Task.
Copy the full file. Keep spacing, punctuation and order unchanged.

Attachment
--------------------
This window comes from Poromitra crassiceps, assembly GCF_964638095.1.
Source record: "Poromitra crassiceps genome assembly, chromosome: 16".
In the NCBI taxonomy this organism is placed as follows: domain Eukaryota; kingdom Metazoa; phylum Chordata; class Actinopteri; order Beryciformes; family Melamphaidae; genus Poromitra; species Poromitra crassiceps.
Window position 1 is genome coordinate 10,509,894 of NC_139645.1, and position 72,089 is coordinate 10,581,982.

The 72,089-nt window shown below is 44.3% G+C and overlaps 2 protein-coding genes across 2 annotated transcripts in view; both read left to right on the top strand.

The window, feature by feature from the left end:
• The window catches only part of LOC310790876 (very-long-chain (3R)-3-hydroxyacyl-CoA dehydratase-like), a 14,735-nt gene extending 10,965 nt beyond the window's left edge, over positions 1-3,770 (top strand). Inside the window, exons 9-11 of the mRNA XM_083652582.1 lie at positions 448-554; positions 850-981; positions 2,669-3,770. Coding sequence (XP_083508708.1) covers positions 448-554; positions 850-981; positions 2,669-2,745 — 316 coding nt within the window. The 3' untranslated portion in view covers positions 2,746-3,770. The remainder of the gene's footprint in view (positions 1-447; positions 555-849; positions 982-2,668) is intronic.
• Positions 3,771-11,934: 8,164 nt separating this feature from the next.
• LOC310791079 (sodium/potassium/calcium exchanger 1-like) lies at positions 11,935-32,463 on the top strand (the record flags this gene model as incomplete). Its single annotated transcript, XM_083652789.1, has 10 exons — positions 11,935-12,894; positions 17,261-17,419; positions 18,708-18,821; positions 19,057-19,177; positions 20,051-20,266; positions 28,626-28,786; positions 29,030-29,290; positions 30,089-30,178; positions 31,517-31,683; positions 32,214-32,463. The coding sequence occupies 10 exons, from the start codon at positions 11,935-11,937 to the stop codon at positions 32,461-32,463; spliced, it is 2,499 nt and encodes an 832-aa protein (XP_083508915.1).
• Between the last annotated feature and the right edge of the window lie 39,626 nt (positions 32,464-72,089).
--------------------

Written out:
This window comes from Poromitra crassiceps, assembly GCF_964638095.1.
Source record: "Poromitra crassiceps genome assembly, chromosome: 16".
In the NCBI taxonomy this organism is placed as follows: domain Eukaryota; kingdom Metazoa; phylum Chordata; class Actinopteri; order Beryciformes; family Melamphaidae; genus Poromitra; species Poromitra crassiceps.
Window position 1 is genome coordinate 10,509,894 of NC_139645.1, and position 72,089 is coordinate 10,581,982.

The 72,089-nt window shown below is 44.3% G+C and overlaps 2 protein-coding genes across 2 annotated transcripts in view; both read left to right on the top strand.

The window, feature by feature from the left end:
• The window catches only part of LOC310790876 (very-long-chain (3R)-3-hydroxyacyl-CoA dehydratase-like), a 14,735-nt gene extending 10,965 nt beyond the window's left edge, over positions 1-3,770 (top strand). Inside the window, exons 9-11 of the mRNA XM_083652582.1 lie at positions 448-554; positions 850-981; positions 2,669-3,770. Coding sequence (XP_083508708.1) covers positions 448-554; positions 850-981; positions 2,669-2,745 — 316 coding nt within the window. The 3' untranslated portion in view covers positions 2,746-3,770. The remainder of the gene's footprint in view (positions 1-447; positions 555-849; positions 982-2,668) is intronic.
• Positions 3,771-11,934: 8,164 nt separating this feature from the next.
• LOC310791079 (sodium/potassium/calcium exchanger 1-like) lies at positions 11,935-32,463 on the top strand (the record flags this gene model as incomplete). Its single annotated transcript, XM_083652789.1, has 10 exons — positions 11,935-12,894; positions 17,261-17,419; positions 18,708-18,821; positions 19,057-19,177; positions 20,051-20,266; positions 28,626-28,786; positions 29,030-29,290; positions 30,089-30,178; positions 31,517-31,683; positions 32,214-32,463. The coding sequence occupies 10 exons, from the start codon at positions 11,935-11,937 to the stop codon at positions 32,461-32,463; spliced, it is 2,499 nt and encodes an 832-aa protein (XP_083508915.1).
• Between the last annotated feature and the right edge of the window lie 39,626 nt (positions 32,464-72,089).